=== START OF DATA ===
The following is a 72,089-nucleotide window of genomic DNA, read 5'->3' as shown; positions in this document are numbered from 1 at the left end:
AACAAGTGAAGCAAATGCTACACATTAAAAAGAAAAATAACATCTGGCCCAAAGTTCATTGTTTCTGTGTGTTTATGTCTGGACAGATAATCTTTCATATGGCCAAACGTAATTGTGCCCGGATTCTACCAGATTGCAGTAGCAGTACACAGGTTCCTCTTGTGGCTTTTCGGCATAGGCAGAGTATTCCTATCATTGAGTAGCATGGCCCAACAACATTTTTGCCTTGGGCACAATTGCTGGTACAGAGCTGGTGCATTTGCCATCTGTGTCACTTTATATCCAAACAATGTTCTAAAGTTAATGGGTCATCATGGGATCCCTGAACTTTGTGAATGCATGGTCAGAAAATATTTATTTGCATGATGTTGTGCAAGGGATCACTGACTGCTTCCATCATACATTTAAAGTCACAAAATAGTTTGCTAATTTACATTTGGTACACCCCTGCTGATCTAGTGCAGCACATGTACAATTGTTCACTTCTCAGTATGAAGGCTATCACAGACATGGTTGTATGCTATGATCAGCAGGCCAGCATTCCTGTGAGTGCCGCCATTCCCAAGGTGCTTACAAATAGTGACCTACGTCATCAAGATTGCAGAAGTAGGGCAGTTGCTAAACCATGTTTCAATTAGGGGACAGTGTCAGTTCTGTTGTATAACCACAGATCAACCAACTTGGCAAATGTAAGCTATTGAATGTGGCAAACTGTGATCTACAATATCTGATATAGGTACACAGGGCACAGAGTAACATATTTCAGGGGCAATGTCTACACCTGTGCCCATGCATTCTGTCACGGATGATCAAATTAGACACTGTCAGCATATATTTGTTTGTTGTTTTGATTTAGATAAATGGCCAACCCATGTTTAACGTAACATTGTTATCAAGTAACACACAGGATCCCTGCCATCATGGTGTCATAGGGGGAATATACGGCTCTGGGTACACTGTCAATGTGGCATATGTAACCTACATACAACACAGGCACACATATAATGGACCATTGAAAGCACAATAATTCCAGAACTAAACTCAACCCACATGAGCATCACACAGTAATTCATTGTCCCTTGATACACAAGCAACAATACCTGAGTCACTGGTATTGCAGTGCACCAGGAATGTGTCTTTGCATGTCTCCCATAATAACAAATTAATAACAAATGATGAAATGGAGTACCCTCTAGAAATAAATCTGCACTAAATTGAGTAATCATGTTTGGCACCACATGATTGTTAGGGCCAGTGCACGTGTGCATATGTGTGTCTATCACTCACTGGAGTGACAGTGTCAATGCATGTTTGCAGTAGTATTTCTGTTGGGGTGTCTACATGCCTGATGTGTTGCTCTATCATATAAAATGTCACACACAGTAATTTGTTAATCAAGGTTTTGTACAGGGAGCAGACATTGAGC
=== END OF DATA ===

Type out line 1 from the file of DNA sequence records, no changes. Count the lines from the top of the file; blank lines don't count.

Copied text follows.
The following is a 72,089-nucleotide window of genomic DNA, read 5'->3' as shown; positions in this document are numbered from 1 at the left end: